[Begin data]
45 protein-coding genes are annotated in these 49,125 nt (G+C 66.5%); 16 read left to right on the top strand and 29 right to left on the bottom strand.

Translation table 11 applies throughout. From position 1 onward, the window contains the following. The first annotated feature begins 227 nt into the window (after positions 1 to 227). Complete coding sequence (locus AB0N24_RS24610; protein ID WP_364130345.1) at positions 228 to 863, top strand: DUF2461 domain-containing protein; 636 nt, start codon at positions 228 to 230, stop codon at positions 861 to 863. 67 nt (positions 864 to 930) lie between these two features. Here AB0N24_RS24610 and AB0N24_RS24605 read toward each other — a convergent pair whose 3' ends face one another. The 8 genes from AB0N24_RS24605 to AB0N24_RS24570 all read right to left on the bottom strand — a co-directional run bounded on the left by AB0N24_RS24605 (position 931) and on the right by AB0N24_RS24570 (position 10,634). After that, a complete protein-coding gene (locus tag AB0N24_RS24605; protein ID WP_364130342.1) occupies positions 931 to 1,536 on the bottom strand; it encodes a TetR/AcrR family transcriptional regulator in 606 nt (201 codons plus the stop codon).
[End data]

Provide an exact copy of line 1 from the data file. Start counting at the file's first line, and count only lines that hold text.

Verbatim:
45 protein-coding genes are annotated in these 49,125 nt (G+C 66.5%); 16 read left to right on the top strand and 29 right to left on the bottom strand.